Ancient and dormant sequences in the genome affect embryonic development in unexpected ways. The mammalian genome contains retroviral sequences that are in an undead but mostly “harmless” state. An international research team recently discovered how some of these retroviral gene fragments affect embryonic cells if they are released. Unexpectedly, not the viral proteins but rather the copies of the genetic material itself throw an imbalance in the cell.
Over thousands of years of evolution, countless viruses have incorporated themselves into our genome. A staggering ten percent of mammalian genomes are ancient retroviral sequences. These no longer seem to pose any danger, because most of them have mutated beyond recognition. Furthermore, these genes have been epigenetically silenced by the cell. But if silencing the viral remains fails, they will rise from their graves again, wreaking havoc in the cell.
“We found that the messenger copies of some of the viral genes, RNA, have a major impact on embryonic cells,” says Denes Hnisz, research group leader at the Max Planck Institute for Molecular Genetics (MPIMG) in Berlin. “The viral sequences appear to recall their original mission of hijacking the molecular machinery that ensures the flow of information from DNA to RNA to proteins. Interestingly, messenger RNA itself appears to be responsible.”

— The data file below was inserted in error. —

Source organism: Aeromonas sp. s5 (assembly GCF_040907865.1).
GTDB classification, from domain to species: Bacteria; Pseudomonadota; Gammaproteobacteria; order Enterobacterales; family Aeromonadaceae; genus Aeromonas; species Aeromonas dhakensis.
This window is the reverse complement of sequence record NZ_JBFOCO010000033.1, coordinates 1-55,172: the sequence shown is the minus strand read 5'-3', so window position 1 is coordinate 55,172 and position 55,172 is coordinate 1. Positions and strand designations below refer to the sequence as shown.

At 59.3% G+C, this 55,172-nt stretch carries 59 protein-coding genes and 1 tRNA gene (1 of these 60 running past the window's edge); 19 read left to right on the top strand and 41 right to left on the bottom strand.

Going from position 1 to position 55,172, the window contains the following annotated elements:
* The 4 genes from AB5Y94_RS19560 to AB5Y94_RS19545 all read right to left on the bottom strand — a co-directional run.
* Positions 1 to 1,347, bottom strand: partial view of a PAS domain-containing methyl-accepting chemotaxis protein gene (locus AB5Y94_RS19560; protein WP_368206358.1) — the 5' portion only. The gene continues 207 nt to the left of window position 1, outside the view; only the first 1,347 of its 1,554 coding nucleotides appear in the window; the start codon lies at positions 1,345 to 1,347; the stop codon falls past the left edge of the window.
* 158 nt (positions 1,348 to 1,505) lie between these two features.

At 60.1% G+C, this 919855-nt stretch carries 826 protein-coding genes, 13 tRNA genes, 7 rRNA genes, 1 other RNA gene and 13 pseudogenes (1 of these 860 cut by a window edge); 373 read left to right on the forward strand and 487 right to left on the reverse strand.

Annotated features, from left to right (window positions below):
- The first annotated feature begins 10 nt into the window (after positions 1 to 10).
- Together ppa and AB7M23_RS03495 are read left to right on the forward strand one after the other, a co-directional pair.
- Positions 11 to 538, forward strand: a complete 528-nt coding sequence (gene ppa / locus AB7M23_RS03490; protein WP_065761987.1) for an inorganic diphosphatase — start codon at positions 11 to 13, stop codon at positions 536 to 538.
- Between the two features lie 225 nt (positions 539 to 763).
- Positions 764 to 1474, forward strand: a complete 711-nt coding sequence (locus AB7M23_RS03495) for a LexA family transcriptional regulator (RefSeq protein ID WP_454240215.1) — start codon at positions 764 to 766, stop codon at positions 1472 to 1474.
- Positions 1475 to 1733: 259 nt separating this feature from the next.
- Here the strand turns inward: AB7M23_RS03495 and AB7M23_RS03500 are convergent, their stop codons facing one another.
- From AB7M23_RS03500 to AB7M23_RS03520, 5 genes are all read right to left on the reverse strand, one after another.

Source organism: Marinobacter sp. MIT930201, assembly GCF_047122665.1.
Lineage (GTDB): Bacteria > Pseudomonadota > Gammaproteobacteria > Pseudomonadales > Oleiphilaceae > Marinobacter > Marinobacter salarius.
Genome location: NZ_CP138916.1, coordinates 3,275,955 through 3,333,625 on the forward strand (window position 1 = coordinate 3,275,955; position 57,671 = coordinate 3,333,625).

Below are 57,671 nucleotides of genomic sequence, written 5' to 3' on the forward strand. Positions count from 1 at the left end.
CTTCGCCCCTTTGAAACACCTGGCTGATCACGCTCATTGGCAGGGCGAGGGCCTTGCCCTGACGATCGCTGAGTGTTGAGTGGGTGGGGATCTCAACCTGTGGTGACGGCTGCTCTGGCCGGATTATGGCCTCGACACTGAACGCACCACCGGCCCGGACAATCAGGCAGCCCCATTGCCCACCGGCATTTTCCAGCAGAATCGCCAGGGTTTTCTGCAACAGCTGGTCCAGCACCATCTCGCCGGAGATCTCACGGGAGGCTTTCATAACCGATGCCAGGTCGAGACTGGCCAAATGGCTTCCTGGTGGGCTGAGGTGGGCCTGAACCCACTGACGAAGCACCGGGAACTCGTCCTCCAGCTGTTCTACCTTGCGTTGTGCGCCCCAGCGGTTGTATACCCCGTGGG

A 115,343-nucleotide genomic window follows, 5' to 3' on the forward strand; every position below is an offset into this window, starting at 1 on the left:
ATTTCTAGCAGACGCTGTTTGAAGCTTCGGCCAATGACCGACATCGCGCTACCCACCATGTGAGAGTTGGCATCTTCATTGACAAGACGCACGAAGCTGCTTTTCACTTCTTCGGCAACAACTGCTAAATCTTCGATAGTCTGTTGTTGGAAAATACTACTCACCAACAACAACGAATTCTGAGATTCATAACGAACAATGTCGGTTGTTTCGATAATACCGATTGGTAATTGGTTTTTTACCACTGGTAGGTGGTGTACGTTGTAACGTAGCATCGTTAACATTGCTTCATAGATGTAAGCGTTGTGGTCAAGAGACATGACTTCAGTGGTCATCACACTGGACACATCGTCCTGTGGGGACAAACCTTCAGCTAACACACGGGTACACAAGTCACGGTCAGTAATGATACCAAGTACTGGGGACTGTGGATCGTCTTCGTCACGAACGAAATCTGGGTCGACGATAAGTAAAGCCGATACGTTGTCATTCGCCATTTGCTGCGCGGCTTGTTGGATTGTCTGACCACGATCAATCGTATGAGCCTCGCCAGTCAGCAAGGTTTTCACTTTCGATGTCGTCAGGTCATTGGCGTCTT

Hnisz’s team and collaborating researchers have published their findings in the journal Genetics of nature. They describe that the RNA from resurrected viruses exerts attractive forces on enzymes that read information from DNA. The tasks of the embryonic cell, such as reading important embryonic genes, are neglected and a fatal imbalance develops. This triggered state occurs, for example, in some cancers and neurological diseases.
Viruses are cleverly constructed bits of genetic information. Some of them incorporate themselves into the genome of their hosts and persist there. Thousands of copies of endogenous retroviruses (ERVs) have spread throughout mammalian genomes, often in repetitive droves of hundreds of copies.
“When retroviruses jump from one section of DNA to another during their life cycle, they can alter genes and even recombine them. This makes them an important tool for evolution to create new genes,” says Henri Niskanen, one of the scientists involved in the study. “For an individual organism, however, uncontrolled gene editing does not bode well, especially during embryonic development.”
This is why the cell will identify ERV sequences and recruit dedicated repressive machinery at their sites and keep them silent. Also, the chromosome gets compacted at these sites.
But what happens if you disable these protection mechanisms? The research team wanted to find out what is the very first thing that happens when ERV zombies are no longer under control. To do this, they removed Trim28, a protein responsible for silencing viral remnants, from mouse embryonic stem cells, and monitored its immediate consequences.
Once Trim28 disappeared, the cell unsurprisingly read more ERV genes, making copies of RNA with the help of the enzyme RNA polymerase. But unexpectedly, the polymerase simultaneously disappeared from stem cell genes that are especially important for stem cell potency.